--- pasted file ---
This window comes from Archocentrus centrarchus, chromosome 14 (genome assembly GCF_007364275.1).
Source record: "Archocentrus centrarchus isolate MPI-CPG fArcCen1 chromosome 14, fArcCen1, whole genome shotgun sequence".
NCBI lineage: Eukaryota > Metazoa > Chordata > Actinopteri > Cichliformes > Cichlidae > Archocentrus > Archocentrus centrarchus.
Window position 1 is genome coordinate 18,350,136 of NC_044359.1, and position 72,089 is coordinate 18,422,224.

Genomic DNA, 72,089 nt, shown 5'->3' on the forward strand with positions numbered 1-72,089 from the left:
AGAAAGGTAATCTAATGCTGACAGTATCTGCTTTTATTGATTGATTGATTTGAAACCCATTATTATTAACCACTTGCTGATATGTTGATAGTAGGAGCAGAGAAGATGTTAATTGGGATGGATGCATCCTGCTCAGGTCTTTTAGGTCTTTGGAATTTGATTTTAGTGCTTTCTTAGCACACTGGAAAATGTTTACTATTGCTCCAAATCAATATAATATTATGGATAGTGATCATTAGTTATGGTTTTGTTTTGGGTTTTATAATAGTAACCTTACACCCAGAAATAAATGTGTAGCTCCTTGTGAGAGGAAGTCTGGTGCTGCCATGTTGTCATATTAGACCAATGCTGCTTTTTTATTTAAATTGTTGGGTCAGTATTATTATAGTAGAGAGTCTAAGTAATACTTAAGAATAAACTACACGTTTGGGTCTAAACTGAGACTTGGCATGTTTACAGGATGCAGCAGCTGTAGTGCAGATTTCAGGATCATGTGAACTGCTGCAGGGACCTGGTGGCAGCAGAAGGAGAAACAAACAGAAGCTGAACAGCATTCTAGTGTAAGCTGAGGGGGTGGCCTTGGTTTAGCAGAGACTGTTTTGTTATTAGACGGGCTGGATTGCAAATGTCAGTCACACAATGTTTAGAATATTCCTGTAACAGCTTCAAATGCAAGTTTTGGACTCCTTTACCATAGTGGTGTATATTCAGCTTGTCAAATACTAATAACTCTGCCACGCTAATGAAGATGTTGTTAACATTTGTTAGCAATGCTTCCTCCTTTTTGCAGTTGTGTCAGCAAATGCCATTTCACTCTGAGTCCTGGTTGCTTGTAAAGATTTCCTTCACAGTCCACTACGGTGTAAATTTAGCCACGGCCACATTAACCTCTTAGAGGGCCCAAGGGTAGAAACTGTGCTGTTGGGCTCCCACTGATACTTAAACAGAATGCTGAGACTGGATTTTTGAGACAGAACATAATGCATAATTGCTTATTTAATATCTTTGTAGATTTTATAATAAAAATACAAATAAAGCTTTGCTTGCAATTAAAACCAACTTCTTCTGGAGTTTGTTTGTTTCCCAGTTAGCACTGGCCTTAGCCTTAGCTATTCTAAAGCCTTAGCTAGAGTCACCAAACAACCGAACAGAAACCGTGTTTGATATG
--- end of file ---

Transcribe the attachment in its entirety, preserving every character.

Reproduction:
This window comes from Archocentrus centrarchus, chromosome 14 (genome assembly GCF_007364275.1).
Source record: "Archocentrus centrarchus isolate MPI-CPG fArcCen1 chromosome 14, fArcCen1, whole genome shotgun sequence".
NCBI lineage: Eukaryota > Metazoa > Chordata > Actinopteri > Cichliformes > Cichlidae > Archocentrus > Archocentrus centrarchus.
Window position 1 is genome coordinate 18,350,136 of NC_044359.1, and position 72,089 is coordinate 18,422,224.

Genomic DNA, 72,089 nt, shown 5'->3' on the forward strand with positions numbered 1-72,089 from the left:
AGAAAGGTAATCTAATGCTGACAGTATCTGCTTTTATTGATTGATTGATTTGAAACCCATTATTATTAACCACTTGCTGATATGTTGATAGTAGGAGCAGAGAAGATGTTAATTGGGATGGATGCATCCTGCTCAGGTCTTTTAGGTCTTTGGAATTTGATTTTAGTGCTTTCTTAGCACACTGGAAAATGTTTACTATTGCTCCAAATCAATATAATATTATGGATAGTGATCATTAGTTATGGTTTTGTTTTGGGTTTTATAATAGTAACCTTACACCCAGAAATAAATGTGTAGCTCCTTGTGAGAGGAAGTCTGGTGCTGCCATGTTGTCATATTAGACCAATGCTGCTTTTTTATTTAAATTGTTGGGTCAGTATTATTATAGTAGAGAGTCTAAGTAATACTTAAGAATAAACTACACGTTTGGGTCTAAACTGAGACTTGGCATGTTTACAGGATGCAGCAGCTGTAGTGCAGATTTCAGGATCATGTGAACTGCTGCAGGGACCTGGTGGCAGCAGAAGGAGAAACAAACAGAAGCTGAACAGCATTCTAGTGTAAGCTGAGGGGGTGGCCTTGGTTTAGCAGAGACTGTTTTGTTATTAGACGGGCTGGATTGCAAATGTCAGTCACACAATGTTTAGAATATTCCTGTAACAGCTTCAAATGCAAGTTTTGGACTCCTTTACCATAGTGGTGTATATTCAGCTTGTCAAATACTAATAACTCTGCCACGCTAATGAAGATGTTGTTAACATTTGTTAGCAATGCTTCCTCCTTTTTGCAGTTGTGTCAGCAAATGCCATTTCACTCTGAGTCCTGGTTGCTTGTAAAGATTTCCTTCACAGTCCACTACGGTGTAAATTTAGCCACGGCCACATTAACCTCTTAGAGGGCCCAAGGGTAGAAACTGTGCTGTTGGGCTCCCACTGATACTTAAACAGAATGCTGAGACTGGATTTTTGAGACAGAACATAATGCATAATTGCTTATTTAATATCTTTGTAGATTTTATAATAAAAATACAAATAAAGCTTTGCTTGCAATTAAAACCAACTTCTTCTGGAGTTTGTTTGTTTCCCAGTTAGCACTGGCCTTAGCCTTAGCTATTCTAAAGCCTTAGCTAGAGTCACCAAACAACCGAACAGAAACCGTGTTTGATATG